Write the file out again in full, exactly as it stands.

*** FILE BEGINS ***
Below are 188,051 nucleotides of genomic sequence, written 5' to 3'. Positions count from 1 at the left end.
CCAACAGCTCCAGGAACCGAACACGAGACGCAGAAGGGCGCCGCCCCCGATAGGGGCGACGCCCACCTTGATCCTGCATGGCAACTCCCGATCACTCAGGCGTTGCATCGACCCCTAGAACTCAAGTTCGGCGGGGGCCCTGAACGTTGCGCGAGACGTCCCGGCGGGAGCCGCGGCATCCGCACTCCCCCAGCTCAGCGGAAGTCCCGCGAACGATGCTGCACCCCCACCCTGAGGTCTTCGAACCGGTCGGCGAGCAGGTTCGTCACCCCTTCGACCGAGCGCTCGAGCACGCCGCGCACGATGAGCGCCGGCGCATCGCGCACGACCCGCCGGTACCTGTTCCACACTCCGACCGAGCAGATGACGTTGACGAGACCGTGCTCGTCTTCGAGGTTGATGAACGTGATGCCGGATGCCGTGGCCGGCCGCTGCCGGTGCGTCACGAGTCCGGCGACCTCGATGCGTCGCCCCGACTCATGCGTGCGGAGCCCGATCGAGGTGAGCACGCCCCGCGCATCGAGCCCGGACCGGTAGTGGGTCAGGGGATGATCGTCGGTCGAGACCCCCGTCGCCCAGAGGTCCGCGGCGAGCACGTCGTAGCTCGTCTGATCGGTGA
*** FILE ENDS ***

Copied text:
Below are 188,051 nucleotides of genomic sequence, written 5' to 3'. Positions count from 1 at the left end.
CCAACAGCTCCAGGAACCGAACACGAGACGCAGAAGGGCGCCGCCCCCGATAGGGGCGACGCCCACCTTGATCCTGCATGGCAACTCCCGATCACTCAGGCGTTGCATCGACCCCTAGAACTCAAGTTCGGCGGGGGCCCTGAACGTTGCGCGAGACGTCCCGGCGGGAGCCGCGGCATCCGCACTCCCCCAGCTCAGCGGAAGTCCCGCGAACGATGCTGCACCCCCACCCTGAGGTCTTCGAACCGGTCGGCGAGCAGGTTCGTCACCCCTTCGACCGAGCGCTCGAGCACGCCGCGCACGATGAGCGCCGGCGCATCGCGCACGACCCGCCGGTACCTGTTCCACACTCCGACCGAGCAGATGACGTTGACGAGACCGTGCTCGTCTTCGAGGTTGATGAACGTGATGCCGGATGCCGTGGCCGGCCGCTGCCGGTGCGTCACGAGTCCGGCGACCTCGATGCGTCGCCCCGACTCATGCGTGCGGAGCCCGATCGAGGTGAGCACGCCCCGCGCATCGAGCCCGGACCGGTAGTGGGTCAGGGGATGATCGTCGGTCGAGACCCCCGTCGCCCAGAGGTCCGCGGCGAGCACGTCGTAGCTCGTCTGATCGGTGA